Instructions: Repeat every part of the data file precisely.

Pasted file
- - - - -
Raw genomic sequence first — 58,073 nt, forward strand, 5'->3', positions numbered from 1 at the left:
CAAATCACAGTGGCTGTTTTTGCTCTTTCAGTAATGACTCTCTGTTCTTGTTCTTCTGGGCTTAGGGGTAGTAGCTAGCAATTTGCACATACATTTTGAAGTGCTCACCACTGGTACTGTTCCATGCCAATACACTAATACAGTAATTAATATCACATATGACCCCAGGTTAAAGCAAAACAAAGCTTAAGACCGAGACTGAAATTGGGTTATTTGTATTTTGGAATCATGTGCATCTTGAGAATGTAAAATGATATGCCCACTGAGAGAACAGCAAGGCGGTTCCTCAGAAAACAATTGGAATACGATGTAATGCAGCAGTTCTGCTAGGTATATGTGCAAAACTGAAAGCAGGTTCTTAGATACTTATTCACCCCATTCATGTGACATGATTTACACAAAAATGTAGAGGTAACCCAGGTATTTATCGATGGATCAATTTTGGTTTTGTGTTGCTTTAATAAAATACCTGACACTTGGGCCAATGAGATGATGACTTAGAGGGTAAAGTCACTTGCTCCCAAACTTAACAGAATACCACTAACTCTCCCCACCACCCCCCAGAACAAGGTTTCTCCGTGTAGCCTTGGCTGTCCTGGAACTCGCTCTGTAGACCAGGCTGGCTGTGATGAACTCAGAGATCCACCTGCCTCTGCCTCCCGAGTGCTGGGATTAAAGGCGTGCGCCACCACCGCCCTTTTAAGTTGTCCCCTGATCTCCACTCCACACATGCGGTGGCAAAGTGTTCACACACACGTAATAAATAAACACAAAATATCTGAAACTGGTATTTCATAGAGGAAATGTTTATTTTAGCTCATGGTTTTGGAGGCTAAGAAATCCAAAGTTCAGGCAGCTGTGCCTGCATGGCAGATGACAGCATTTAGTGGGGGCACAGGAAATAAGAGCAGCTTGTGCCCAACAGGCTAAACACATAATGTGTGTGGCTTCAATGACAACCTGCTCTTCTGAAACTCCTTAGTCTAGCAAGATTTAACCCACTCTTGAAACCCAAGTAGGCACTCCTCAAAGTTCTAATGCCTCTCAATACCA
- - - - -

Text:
Raw genomic sequence first — 58,073 nt, forward strand, 5'->3', positions numbered from 1 at the left:
CAAATCACAGTGGCTGTTTTTGCTCTTTCAGTAATGACTCTCTGTTCTTGTTCTTCTGGGCTTAGGGGTAGTAGCTAGCAATTTGCACATACATTTTGAAGTGCTCACCACTGGTACTGTTCCATGCCAATACACTAATACAGTAATTAATATCACATATGACCCCAGGTTAAAGCAAAACAAAGCTTAAGACCGAGACTGAAATTGGGTTATTTGTATTTTGGAATCATGTGCATCTTGAGAATGTAAAATGATATGCCCACTGAGAGAACAGCAAGGCGGTTCCTCAGAAAACAATTGGAATACGATGTAATGCAGCAGTTCTGCTAGGTATATGTGCAAAACTGAAAGCAGGTTCTTAGATACTTATTCACCCCATTCATGTGACATGATTTACACAAAAATGTAGAGGTAACCCAGGTATTTATCGATGGATCAATTTTGGTTTTGTGTTGCTTTAATAAAATACCTGACACTTGGGCCAATGAGATGATGACTTAGAGGGTAAAGTCACTTGCTCCCAAACTTAACAGAATACCACTAACTCTCCCCACCACCCCCCAGAACAAGGTTTCTCCGTGTAGCCTTGGCTGTCCTGGAACTCGCTCTGTAGACCAGGCTGGCTGTGATGAACTCAGAGATCCACCTGCCTCTGCCTCCCGAGTGCTGGGATTAAAGGCGTGCGCCACCACCGCCCTTTTAAGTTGTCCCCTGATCTCCACTCCACACATGCGGTGGCAAAGTGTTCACACACACGTAATAAATAAACACAAAATATCTGAAACTGGTATTTCATAGAGGAAATGTTTATTTTAGCTCATGGTTTTGGAGGCTAAGAAATCCAAAGTTCAGGCAGCTGTGCCTGCATGGCAGATGACAGCATTTAGTGGGGGCACAGGAAATAAGAGCAGCTTGTGCCCAACAGGCTAAACACATAATGTGTGTGGCTTCAATGACAACCTGCTCTTCTGAAACTCCTTAGTCTAGCAAGATTTAACCCACTCTTGAAACCCAAGTAGGCACTCCTCAAAGTTCTAATGCCTCTCAATACCA